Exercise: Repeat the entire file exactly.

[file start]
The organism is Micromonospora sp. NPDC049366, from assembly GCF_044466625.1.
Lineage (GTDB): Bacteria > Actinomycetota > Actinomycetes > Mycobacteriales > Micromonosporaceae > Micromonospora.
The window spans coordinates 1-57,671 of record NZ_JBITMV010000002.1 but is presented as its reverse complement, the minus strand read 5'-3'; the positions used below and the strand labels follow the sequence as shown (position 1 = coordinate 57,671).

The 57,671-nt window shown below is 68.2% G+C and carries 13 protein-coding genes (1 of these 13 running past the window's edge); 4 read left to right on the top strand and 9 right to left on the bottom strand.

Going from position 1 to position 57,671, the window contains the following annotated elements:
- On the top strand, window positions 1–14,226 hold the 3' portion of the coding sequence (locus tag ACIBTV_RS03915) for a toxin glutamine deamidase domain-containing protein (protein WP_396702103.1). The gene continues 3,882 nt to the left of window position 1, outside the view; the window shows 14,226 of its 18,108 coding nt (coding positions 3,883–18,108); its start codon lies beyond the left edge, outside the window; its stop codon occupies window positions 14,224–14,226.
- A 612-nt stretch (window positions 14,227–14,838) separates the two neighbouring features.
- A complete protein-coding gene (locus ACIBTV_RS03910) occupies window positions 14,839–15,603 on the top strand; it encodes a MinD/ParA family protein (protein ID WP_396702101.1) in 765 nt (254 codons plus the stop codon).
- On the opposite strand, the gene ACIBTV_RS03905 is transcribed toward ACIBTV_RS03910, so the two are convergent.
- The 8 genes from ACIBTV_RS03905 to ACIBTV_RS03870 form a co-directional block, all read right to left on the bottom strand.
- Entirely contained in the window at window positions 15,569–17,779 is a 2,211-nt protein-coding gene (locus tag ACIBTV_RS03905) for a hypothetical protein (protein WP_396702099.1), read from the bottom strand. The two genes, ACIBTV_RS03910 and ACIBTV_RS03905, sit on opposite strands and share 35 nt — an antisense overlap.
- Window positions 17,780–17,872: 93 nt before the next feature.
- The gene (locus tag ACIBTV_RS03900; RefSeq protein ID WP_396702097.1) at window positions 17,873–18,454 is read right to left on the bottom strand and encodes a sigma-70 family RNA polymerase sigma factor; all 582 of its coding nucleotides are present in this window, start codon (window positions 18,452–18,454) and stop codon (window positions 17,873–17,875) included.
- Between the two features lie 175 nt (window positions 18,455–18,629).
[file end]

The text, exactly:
The organism is Micromonospora sp. NPDC049366, from assembly GCF_044466625.1.
Lineage (GTDB): Bacteria > Actinomycetota > Actinomycetes > Mycobacteriales > Micromonosporaceae > Micromonospora.
The window spans coordinates 1-57,671 of record NZ_JBITMV010000002.1 but is presented as its reverse complement, the minus strand read 5'-3'; the positions used below and the strand labels follow the sequence as shown (position 1 = coordinate 57,671).

The 57,671-nt window shown below is 68.2% G+C and carries 13 protein-coding genes (1 of these 13 running past the window's edge); 4 read left to right on the top strand and 9 right to left on the bottom strand.

Going from position 1 to position 57,671, the window contains the following annotated elements:
- On the top strand, window positions 1–14,226 hold the 3' portion of the coding sequence (locus tag ACIBTV_RS03915) for a toxin glutamine deamidase domain-containing protein (protein WP_396702103.1). The gene continues 3,882 nt to the left of window position 1, outside the view; the window shows 14,226 of its 18,108 coding nt (coding positions 3,883–18,108); its start codon lies beyond the left edge, outside the window; its stop codon occupies window positions 14,224–14,226.
- A 612-nt stretch (window positions 14,227–14,838) separates the two neighbouring features.
- A complete protein-coding gene (locus ACIBTV_RS03910) occupies window positions 14,839–15,603 on the top strand; it encodes a MinD/ParA family protein (protein ID WP_396702101.1) in 765 nt (254 codons plus the stop codon).
- On the opposite strand, the gene ACIBTV_RS03905 is transcribed toward ACIBTV_RS03910, so the two are convergent.
- The 8 genes from ACIBTV_RS03905 to ACIBTV_RS03870 form a co-directional block, all read right to left on the bottom strand.
- Entirely contained in the window at window positions 15,569–17,779 is a 2,211-nt protein-coding gene (locus tag ACIBTV_RS03905) for a hypothetical protein (protein WP_396702099.1), read from the bottom strand. The two genes, ACIBTV_RS03910 and ACIBTV_RS03905, sit on opposite strands and share 35 nt — an antisense overlap.
- Window positions 17,780–17,872: 93 nt before the next feature.
- The gene (locus tag ACIBTV_RS03900; RefSeq protein ID WP_396702097.1) at window positions 17,873–18,454 is read right to left on the bottom strand and encodes a sigma-70 family RNA polymerase sigma factor; all 582 of its coding nucleotides are present in this window, start codon (window positions 18,452–18,454) and stop codon (window positions 17,873–17,875) included.
- Between the two features lie 175 nt (window positions 18,455–18,629).